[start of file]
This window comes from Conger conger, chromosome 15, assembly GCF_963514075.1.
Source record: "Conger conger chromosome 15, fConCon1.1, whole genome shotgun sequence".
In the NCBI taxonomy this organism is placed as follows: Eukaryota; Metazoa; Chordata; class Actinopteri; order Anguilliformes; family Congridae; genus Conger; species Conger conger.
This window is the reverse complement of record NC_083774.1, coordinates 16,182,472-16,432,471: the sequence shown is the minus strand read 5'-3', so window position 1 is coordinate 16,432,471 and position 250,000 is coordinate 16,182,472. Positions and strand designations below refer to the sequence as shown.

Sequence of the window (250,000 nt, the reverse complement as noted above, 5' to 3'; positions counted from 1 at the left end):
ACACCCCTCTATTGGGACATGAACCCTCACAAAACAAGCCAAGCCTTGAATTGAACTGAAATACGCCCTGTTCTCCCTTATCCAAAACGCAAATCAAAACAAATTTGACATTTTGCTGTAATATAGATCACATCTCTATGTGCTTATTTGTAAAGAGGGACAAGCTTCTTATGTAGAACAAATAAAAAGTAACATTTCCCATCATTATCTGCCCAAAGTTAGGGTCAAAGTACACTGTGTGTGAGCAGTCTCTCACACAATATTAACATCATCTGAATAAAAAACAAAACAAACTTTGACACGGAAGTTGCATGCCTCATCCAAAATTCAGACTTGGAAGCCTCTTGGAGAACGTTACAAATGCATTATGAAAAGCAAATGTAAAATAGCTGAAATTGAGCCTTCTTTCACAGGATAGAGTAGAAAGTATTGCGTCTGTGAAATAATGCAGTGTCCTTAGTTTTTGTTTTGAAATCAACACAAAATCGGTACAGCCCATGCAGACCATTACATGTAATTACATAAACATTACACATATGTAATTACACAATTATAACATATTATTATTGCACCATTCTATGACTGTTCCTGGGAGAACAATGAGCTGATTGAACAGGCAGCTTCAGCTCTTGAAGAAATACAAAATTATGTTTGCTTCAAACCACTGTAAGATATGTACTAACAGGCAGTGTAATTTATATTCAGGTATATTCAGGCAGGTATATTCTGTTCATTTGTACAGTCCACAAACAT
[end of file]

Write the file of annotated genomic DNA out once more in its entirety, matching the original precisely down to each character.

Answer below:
This window comes from Conger conger, chromosome 15, assembly GCF_963514075.1.
Source record: "Conger conger chromosome 15, fConCon1.1, whole genome shotgun sequence".
In the NCBI taxonomy this organism is placed as follows: Eukaryota; Metazoa; Chordata; class Actinopteri; order Anguilliformes; family Congridae; genus Conger; species Conger conger.
This window is the reverse complement of record NC_083774.1, coordinates 16,182,472-16,432,471: the sequence shown is the minus strand read 5'-3', so window position 1 is coordinate 16,432,471 and position 250,000 is coordinate 16,182,472. Positions and strand designations below refer to the sequence as shown.

Sequence of the window (250,000 nt, the reverse complement as noted above, 5' to 3'; positions counted from 1 at the left end):
ACACCCCTCTATTGGGACATGAACCCTCACAAAACAAGCCAAGCCTTGAATTGAACTGAAATACGCCCTGTTCTCCCTTATCCAAAACGCAAATCAAAACAAATTTGACATTTTGCTGTAATATAGATCACATCTCTATGTGCTTATTTGTAAAGAGGGACAAGCTTCTTATGTAGAACAAATAAAAAGTAACATTTCCCATCATTATCTGCCCAAAGTTAGGGTCAAAGTACACTGTGTGTGAGCAGTCTCTCACACAATATTAACATCATCTGAATAAAAAACAAAACAAACTTTGACACGGAAGTTGCATGCCTCATCCAAAATTCAGACTTGGAAGCCTCTTGGAGAACGTTACAAATGCATTATGAAAAGCAAATGTAAAATAGCTGAAATTGAGCCTTCTTTCACAGGATAGAGTAGAAAGTATTGCGTCTGTGAAATAATGCAGTGTCCTTAGTTTTTGTTTTGAAATCAACACAAAATCGGTACAGCCCATGCAGACCATTACATGTAATTACATAAACATTACACATATGTAATTACACAATTATAACATATTATTATTGCACCATTCTATGACTGTTCCTGGGAGAACAATGAGCTGATTGAACAGGCAGCTTCAGCTCTTGAAGAAATACAAAATTATGTTTGCTTCAAACCACTGTAAGATATGTACTAACAGGCAGTGTAATTTATATTCAGGTATATTCAGGCAGGTATATTCTGTTCATTTGTACAGTCCACAAACAT